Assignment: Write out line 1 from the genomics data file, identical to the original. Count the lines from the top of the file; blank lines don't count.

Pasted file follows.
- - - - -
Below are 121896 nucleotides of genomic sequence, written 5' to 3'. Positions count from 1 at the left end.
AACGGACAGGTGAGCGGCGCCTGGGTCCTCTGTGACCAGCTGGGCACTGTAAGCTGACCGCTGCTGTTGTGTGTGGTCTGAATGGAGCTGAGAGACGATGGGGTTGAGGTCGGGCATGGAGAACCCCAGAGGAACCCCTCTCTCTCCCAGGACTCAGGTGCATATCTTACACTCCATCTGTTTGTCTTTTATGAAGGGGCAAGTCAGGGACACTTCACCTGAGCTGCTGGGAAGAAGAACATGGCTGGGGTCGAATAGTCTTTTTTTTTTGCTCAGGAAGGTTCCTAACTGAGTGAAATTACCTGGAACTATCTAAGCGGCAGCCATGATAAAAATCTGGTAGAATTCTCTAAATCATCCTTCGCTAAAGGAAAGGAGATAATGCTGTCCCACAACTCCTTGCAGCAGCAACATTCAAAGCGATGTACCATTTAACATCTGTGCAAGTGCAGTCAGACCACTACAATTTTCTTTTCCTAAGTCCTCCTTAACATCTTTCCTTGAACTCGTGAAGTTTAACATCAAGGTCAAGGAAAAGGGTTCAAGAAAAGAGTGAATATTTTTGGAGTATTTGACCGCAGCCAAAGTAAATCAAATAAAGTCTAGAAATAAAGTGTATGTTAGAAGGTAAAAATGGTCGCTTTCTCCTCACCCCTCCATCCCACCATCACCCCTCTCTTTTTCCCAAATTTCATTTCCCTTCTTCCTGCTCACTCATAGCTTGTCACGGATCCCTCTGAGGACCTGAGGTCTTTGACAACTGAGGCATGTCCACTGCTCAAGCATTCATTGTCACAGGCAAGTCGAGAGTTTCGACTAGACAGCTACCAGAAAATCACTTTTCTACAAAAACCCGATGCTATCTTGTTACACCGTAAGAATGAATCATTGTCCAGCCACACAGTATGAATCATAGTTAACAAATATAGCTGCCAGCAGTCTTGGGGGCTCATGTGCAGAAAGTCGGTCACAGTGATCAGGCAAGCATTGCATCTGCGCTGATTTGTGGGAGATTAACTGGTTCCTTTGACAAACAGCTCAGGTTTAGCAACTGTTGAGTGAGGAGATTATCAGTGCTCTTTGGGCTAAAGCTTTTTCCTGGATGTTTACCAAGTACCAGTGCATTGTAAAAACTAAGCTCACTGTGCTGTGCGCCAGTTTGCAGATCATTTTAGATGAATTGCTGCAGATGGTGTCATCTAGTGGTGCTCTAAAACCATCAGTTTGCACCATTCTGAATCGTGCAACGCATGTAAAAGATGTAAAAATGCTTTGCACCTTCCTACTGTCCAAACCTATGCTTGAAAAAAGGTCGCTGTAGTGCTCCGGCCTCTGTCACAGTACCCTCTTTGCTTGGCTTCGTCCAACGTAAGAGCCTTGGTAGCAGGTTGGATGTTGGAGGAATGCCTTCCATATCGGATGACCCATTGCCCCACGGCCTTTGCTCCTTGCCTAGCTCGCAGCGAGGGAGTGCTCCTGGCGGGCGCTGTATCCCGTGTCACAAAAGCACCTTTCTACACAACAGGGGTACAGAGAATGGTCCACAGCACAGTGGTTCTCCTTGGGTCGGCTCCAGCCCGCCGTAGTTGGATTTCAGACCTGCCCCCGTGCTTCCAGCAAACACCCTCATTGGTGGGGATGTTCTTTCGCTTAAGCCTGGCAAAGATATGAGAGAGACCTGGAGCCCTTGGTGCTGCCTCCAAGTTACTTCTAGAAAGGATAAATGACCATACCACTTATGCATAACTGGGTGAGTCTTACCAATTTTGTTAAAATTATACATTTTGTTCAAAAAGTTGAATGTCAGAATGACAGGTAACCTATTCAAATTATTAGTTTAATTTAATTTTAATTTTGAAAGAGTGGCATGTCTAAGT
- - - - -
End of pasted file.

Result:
Below are 121896 nucleotides of genomic sequence, written 5' to 3'. Positions count from 1 at the left end.